The Titan of the American literature

After all, the most important thing in life is life itself...

Theodore Dreiser

Theodore Dreiser – a famous American writer and public figure, has long taken an honorable place among the classics of world literature. His works dealing with acute social problems have enjoyed great success among readers all over the world and still arouse the liveliest interest.  His novels, short stories, essays, dramatic works rightfully belong to the best examples of realistic literature. Among them, the novels "Sister Carrie" (1900), "Jenny Gerhardt" (1911), "The Financier" (1912), "Titan" (1914), "Genius" (1915), "American Tragedy" (1925) and others are especially popular.

Theodore Dreiser was born on August 27, 1871 in a poor and large emigrant family (his father emigrated from Germany, and his mother from Czech Moravia). Researchers note numerous dramatic episodes in the life of this family. Having failed in his entrepreneurial activity (the wool spinning factory, co-owned by the Dreiser couple, burned down) and, having received a serious injury, the father of the future writer left real life for religion and stopped supporting his family.

The family survived thanks to the earnings of the mother, who washed the neighbors and cleaned their houses. Theodore, along with other children, helped his mother from an early age, carrying laundry to customers and collecting pieces of coal that fell out of the wagons to heat his house. Hunger, cold and deprivation were the constant companions of the family.

At the age of 16, Theodore graduated from a municipal school, where he became seriously interested in literature, reading everything he could get in the local library. In search of earnings, the young man goes to Chicago, having gone through many professions in two years of half-starved existence. He worked in a restaurant, performing the duties of a delivery boy, a dishwasher and a cleaner.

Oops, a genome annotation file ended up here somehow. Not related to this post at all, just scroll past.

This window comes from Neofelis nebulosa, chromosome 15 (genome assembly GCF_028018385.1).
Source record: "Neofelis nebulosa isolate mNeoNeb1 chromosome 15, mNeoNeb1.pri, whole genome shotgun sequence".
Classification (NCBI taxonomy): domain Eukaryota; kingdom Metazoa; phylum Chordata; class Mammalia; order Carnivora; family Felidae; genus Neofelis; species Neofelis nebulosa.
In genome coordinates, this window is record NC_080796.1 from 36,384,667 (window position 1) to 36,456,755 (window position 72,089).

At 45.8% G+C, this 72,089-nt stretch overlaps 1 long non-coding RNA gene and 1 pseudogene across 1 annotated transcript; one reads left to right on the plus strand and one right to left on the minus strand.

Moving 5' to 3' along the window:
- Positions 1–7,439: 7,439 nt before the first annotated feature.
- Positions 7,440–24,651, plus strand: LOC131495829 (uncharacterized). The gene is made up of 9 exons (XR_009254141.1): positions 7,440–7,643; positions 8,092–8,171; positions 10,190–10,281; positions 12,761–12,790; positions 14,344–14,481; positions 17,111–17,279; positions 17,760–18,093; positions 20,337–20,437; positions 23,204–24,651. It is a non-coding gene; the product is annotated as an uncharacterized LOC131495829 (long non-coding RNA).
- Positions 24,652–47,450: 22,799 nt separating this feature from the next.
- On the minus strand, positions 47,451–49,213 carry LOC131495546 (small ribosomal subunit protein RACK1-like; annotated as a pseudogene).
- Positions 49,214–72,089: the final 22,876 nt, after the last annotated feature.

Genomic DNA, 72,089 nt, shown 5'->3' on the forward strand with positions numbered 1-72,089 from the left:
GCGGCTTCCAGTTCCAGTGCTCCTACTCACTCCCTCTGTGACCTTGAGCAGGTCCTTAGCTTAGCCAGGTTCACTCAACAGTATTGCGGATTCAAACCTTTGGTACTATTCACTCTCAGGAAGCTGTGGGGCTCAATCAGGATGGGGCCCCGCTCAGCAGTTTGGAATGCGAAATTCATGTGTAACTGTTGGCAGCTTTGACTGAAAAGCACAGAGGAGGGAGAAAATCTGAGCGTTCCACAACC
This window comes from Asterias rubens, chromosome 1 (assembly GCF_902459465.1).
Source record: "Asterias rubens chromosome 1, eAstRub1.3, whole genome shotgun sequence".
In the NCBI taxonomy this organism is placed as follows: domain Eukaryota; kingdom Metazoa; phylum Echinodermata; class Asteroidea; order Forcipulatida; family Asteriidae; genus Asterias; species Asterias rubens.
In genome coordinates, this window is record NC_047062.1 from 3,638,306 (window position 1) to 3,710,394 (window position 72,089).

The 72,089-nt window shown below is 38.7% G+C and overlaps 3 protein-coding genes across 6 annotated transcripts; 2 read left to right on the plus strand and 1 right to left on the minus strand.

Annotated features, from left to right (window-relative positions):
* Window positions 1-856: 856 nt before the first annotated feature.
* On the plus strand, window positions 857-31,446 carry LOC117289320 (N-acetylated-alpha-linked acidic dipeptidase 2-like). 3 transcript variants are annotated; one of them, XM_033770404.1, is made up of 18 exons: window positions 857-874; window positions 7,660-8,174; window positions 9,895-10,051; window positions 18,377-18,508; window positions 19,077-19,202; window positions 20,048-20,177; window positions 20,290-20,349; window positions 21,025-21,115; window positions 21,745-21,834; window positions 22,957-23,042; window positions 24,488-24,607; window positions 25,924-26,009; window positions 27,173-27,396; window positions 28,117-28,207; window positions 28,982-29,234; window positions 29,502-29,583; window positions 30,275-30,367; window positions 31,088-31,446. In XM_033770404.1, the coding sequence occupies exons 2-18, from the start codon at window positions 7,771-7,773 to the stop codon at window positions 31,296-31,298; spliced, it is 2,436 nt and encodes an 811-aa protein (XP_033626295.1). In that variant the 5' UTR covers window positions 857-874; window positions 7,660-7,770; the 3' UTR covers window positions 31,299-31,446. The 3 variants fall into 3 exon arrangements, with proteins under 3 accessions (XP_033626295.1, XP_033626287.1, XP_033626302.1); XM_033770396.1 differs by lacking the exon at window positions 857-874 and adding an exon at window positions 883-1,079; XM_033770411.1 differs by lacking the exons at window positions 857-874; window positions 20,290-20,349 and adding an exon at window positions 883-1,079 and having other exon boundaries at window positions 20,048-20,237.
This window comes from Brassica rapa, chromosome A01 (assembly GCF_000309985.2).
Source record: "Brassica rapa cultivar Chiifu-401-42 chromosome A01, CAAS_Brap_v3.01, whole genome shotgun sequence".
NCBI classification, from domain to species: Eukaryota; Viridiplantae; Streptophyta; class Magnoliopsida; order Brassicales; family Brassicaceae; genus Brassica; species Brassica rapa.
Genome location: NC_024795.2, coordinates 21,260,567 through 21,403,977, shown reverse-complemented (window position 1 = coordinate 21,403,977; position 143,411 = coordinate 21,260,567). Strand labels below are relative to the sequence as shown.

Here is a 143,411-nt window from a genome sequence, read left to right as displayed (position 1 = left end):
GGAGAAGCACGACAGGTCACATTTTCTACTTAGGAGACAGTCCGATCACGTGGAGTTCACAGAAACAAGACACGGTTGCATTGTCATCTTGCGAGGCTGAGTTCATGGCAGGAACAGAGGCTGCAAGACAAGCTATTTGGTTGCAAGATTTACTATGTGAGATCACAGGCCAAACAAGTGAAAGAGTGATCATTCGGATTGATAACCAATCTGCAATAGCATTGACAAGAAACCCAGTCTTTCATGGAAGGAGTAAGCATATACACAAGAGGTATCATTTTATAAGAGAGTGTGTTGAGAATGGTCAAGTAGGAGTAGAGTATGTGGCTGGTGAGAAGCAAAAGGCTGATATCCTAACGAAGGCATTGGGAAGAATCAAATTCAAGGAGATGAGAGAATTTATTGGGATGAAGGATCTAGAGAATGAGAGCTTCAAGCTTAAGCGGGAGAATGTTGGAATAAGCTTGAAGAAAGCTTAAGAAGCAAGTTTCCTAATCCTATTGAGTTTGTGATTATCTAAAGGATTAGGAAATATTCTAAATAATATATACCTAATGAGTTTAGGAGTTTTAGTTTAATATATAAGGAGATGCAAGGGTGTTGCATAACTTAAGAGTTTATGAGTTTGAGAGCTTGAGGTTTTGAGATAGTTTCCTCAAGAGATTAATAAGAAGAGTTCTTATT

1889 gave Theodore the opportunity to slightly increase the level of education: for a year he studied at Indiana University. This was made possible thanks to his former teacher M. Fielding, who was able to pay for one course of study. Despite successfully passing the exams, Theodore is forced to interrupt his studies due to lack of funds for its further payment. For the next two years, he works as a clerk, a laundry carrier, a fee collector.

Close contact with people belonging to the most diverse social strata of American society enriched the ideas of the future prose writer about the nature of relationships between people and became the source of many storylines in future works.

From 1892 to 1894, Dreiser tried himself as a reporter for a number of newspapers in Chicago, Pittsburgh, St. Louis and Toledo. Since 1897, he began to publish essays and short stories on the pages of popular magazines of those years.

In addition to novels, Theodore Dreiser has also published several collections of short stories and journalistic essays. In 1930, Dreiser was nominated for the Nobel Prize in Literature. By a majority of votes, the prize was awarded to the writer Sinclair Lewis.

Dreiser is a naturalist artist. He builds his works on the colossal material of observations and experience. Dreiser conveys everyday life in all its smallest details, he introduces documents, sometimes almost entirely taken from reality. The writer in all his works tends to social themes, he moves them to the plane of the individual psyche, eventually showing the psychologically individual side of large social phenomena. Dreiser was early feels a love for working people and a hatred for all kinds of oppressors.

Dreiser was among the few Western writers who supported the October Revolution in Russia. In November 1927, at the invitation of the Soviet government, he visited the USSR. The result of the trip was the book "Dreiser looks at Russia" (1928) and the novel "Ernita", which was included in the collection "Gallery of Women" (1929), where for the first time in American literature the communist hero is derived as a positive image.

Dreiser was not only a writer, but also a prominent public figure. Being a pacifist, he actively opposed the outbreak of war, was one of the organizers of the Amsterdam Congress for the Defense of Peace and Culture (1932), fought against fascism. In 1938, Dreiser became a delegate to the Paris anti-war conference and visited war-torn Spain, where he organized a meeting with the country's top officials. After his meeting with Roosevelt, Spain received humanitarian aid.

In July 1945, Dreiser joined the Communist Party of the USA.

The writer died on December 28, 1945 in the Los Angeles suburb of Hollywood at the age of 75.

                                                                        Nazira Artykbayeva, librarian of the International Book Department